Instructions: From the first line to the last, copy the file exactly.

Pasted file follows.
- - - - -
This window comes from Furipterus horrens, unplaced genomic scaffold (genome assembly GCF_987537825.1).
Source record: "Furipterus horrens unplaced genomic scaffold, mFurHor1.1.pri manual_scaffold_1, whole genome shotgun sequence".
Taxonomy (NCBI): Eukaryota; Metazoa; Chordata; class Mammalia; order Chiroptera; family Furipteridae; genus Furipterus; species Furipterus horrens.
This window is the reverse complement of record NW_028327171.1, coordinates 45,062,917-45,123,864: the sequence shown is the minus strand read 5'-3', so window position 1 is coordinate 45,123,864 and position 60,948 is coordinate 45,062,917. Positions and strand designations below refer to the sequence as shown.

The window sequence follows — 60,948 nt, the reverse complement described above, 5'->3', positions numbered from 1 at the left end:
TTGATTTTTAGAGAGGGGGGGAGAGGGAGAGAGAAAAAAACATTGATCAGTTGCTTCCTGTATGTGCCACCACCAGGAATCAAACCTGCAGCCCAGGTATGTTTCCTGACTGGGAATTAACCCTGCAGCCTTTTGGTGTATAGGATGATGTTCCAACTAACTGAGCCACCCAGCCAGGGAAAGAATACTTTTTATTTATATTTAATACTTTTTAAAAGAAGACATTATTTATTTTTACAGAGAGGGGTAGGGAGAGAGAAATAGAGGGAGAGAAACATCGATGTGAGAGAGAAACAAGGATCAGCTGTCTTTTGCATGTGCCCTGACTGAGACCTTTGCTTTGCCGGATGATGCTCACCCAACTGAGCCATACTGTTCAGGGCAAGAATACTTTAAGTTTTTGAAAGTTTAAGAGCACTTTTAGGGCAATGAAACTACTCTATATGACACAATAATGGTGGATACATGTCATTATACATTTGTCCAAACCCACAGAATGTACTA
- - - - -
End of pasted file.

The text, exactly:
This window comes from Furipterus horrens, unplaced genomic scaffold (genome assembly GCF_987537825.1).
Source record: "Furipterus horrens unplaced genomic scaffold, mFurHor1.1.pri manual_scaffold_1, whole genome shotgun sequence".
Taxonomy (NCBI): Eukaryota; Metazoa; Chordata; class Mammalia; order Chiroptera; family Furipteridae; genus Furipterus; species Furipterus horrens.
This window is the reverse complement of record NW_028327171.1, coordinates 45,062,917-45,123,864: the sequence shown is the minus strand read 5'-3', so window position 1 is coordinate 45,123,864 and position 60,948 is coordinate 45,062,917. Positions and strand designations below refer to the sequence as shown.

The window sequence follows — 60,948 nt, the reverse complement described above, 5'->3', positions numbered from 1 at the left end:
TTGATTTTTAGAGAGGGGGGGAGAGGGAGAGAGAAAAAAACATTGATCAGTTGCTTCCTGTATGTGCCACCACCAGGAATCAAACCTGCAGCCCAGGTATGTTTCCTGACTGGGAATTAACCCTGCAGCCTTTTGGTGTATAGGATGATGTTCCAACTAACTGAGCCACCCAGCCAGGGAAAGAATACTTTTTATTTATATTTAATACTTTTTAAAAGAAGACATTATTTATTTTTACAGAGAGGGGTAGGGAGAGAGAAATAGAGGGAGAGAAACATCGATGTGAGAGAGAAACAAGGATCAGCTGTCTTTTGCATGTGCCCTGACTGAGACCTTTGCTTTGCCGGATGATGCTCACCCAACTGAGCCATACTGTTCAGGGCAAGAATACTTTAAGTTTTTGAAAGTTTAAGAGCACTTTTAGGGCAATGAAACTACTCTATATGACACAATAATGGTGGATACATGTCATTATACATTTGTCCAAACCCACAGAATGTACTA